I just realized that the "Nielson" in my handle (not my real name) is an uncommon spelling of "Nielsen."
   63. Swedish Chef Posted: August 23, 2012 at 01:57 AM (#4215491)
Sweden uses "-sson" more than "-son," right? As in "Olaf's son" => "Olafs son" => "Olafsson."

It turns out "-sson" often, but not in every case, because we do love our genitive suffixes* but we see them as "-son" endings.

*) Like most English speaking media used to think a soccer team was for example "Helsingborgs", but it never can be, it's either "Helsingborgs IF" or "Helsingborg"... But they have gotten better lately.
   64. PreservedFish Posted: August 23, 2012 at 02:00 AM (#4215492)
I had some delicious choucroute garnie in Strasbourg.
   65. Swedish Chef Posted: August 23, 2012 at 02:02 AM (#4215493)
And Iceland is the odd duck, they never transitioned to fixed surnames, they take the name of the father (sometimes the mother) and add "-son" or "-dóttir".
   66. Ron J Posted: August 23, 2012 at 02:08 AM (#4215494)
#55 Decades ago Les Cain won a case for being forced to pitch while injured. Since then, teams have been risk adverse when there's a clear warning on the record. Finding a doctor who disagrees and going with that recommendation is probably legally risky. (Though the Strasburg situation isn't as clear as the Cain situation. Cain was injured and pitching through it ended his career. With Stras you're talking about a fear of injury. I think severity and timing would matter if it ever ended up before the courts. I can't imagine that an insurer would be impressed that you managed to find a doctor who said what you wanted to hear either.)

It will surprise nobody that Cain's manager at the time was Billy Martin.
   67. valuearbitrageur Posted: August 23, 2012 at 02:57 AM (#4215501)
Finding a doctor who disagrees and going with that recommendation is probably legally risky


I agree with this, my example of Rizzo just finding a pliant doctor is unrealistic, esp. when you have expert doctors already telling you the oposite. The die is cast, and blaming Scrawsborg, Boras or even Rizzo is silly.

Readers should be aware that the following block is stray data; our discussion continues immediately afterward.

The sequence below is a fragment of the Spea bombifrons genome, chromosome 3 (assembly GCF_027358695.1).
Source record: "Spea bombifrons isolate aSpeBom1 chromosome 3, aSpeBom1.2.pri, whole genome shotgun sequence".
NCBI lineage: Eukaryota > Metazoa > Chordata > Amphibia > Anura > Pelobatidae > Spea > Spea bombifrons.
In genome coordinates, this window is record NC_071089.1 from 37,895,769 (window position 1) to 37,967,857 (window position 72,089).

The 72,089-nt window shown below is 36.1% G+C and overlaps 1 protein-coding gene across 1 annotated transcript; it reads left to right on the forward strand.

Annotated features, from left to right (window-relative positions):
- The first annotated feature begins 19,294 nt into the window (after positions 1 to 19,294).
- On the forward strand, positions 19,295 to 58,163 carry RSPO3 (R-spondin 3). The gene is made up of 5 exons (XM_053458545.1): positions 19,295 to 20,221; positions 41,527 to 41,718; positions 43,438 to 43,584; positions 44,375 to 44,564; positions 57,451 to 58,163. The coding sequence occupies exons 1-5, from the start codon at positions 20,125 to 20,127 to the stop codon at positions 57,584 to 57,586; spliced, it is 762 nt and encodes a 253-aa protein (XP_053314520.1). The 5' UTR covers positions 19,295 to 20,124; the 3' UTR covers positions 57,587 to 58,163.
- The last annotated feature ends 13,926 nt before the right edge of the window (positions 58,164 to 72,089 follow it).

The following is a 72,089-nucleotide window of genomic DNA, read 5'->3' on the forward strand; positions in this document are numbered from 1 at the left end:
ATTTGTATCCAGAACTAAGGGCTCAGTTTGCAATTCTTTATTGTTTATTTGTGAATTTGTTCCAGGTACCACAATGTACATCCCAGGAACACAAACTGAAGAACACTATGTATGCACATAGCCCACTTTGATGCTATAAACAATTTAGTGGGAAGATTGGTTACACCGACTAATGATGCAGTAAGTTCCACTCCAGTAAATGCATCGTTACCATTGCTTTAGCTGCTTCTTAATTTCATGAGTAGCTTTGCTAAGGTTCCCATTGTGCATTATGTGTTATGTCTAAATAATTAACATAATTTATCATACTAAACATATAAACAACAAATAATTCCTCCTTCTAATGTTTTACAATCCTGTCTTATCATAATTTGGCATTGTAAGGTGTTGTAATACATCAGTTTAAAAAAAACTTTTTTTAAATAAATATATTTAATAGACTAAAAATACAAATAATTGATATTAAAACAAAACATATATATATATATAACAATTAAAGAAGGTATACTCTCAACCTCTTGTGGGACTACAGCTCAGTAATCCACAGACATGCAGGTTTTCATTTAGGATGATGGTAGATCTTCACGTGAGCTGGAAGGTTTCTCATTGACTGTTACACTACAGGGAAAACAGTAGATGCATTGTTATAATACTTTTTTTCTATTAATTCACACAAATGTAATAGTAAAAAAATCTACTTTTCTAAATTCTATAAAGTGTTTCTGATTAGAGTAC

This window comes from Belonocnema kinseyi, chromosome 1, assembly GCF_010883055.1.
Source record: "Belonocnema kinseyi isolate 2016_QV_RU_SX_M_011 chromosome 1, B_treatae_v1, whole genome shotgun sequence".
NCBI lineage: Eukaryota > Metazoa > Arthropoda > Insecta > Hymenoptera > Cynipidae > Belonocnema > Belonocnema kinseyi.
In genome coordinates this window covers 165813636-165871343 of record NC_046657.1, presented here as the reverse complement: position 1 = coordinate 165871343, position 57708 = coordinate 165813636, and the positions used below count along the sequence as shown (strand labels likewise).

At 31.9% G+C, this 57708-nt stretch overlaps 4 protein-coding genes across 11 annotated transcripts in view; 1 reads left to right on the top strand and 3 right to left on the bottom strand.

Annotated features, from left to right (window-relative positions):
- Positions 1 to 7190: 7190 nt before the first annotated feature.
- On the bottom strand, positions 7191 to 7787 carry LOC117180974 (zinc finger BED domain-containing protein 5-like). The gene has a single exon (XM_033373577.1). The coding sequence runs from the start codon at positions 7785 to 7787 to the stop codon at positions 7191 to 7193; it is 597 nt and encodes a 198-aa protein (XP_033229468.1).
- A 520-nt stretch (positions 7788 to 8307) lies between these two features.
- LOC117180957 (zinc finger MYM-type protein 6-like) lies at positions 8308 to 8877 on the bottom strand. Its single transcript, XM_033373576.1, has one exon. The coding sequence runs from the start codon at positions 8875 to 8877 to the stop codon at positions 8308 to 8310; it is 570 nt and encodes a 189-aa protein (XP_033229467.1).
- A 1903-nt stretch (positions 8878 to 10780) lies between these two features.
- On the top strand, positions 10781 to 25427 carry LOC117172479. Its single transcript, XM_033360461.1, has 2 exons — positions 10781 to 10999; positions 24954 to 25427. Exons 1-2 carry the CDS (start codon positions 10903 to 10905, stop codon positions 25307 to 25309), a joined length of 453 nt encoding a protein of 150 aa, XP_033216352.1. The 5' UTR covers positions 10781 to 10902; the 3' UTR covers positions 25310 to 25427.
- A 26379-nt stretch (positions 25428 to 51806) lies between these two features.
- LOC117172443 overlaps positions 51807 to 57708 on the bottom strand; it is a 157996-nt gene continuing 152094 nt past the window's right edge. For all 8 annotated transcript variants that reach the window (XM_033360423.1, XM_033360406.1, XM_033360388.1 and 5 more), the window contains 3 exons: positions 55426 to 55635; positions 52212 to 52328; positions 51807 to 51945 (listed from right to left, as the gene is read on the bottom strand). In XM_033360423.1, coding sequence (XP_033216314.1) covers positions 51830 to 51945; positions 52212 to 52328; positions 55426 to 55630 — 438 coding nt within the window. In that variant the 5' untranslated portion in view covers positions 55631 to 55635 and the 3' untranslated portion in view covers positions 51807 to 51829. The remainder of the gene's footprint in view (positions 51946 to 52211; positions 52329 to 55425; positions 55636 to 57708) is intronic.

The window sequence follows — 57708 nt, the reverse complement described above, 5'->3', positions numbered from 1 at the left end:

68. Dan Evensen Posted: August 23, 2012 at 06:46 AM (#4215521)
"-sen" names are a Danish and Norwegian thing, Sweden uses "-son".

FWIW, I can attest to this.

I spent years thinking that Evensen was a very rare name. Then, when I was 16, my family went to Norway on vacation. Suddenly, I was just another one of the Joneses.

Tommy Jon surgery on a 22 year old power pitcher shouldn't be something you want to play around with.

I see what you did there.
   69. Jolly Old St. Nick Is A Jolly Old St. Crip Posted: August 23, 2012 at 07:05 AM (#4215523)
And that's exactly what the Gnats are likely thinking. They've also got the Dylan precedent right there in front of them to use as a model. I'm just glad that Ritzo is sticking to his guns and not letting hypothetical short term gains stop him from using his best instincts. Tommy Jon surgery on a 22 year old power pitcher shouldn't be something you want to play around with.

I see what you did there.


While over on Highway 61 a lonesome voice cries out, "What about me?" (/hurt feelings)


   70. Belfry Bob Posted: August 23, 2012 at 08:56 AM (#4215569)
I didn't understand from the beginning why they didn't treat Strasburg like someone returning from injury and just start him up later...I was calling for this back in the Spring, and I'm not a Nats fan. It sure looked like this was a team that could at least compete for a playoff slot; wasn't that even the conventional wisdom coming in?

If they would have had him report later and start up his season in mid-May, what would have been the harm in that? Maybe the NL East would be closer right now, to be sure, but I'd rather know I have my best pitcher for the rest of the season at this point.

Seemed like a no-brainer then, even more so now.
   71. Jolly Old St. Nick Is A Jolly Old St. Crip Posted: August 23, 2012 at 09:10 AM (#4215584)
#70 is the only real counterargument to what the Nats are doing, but at this point it's water under the bridge.
   72. bunyon Posted: August 23, 2012 at 09:22 AM (#4215594)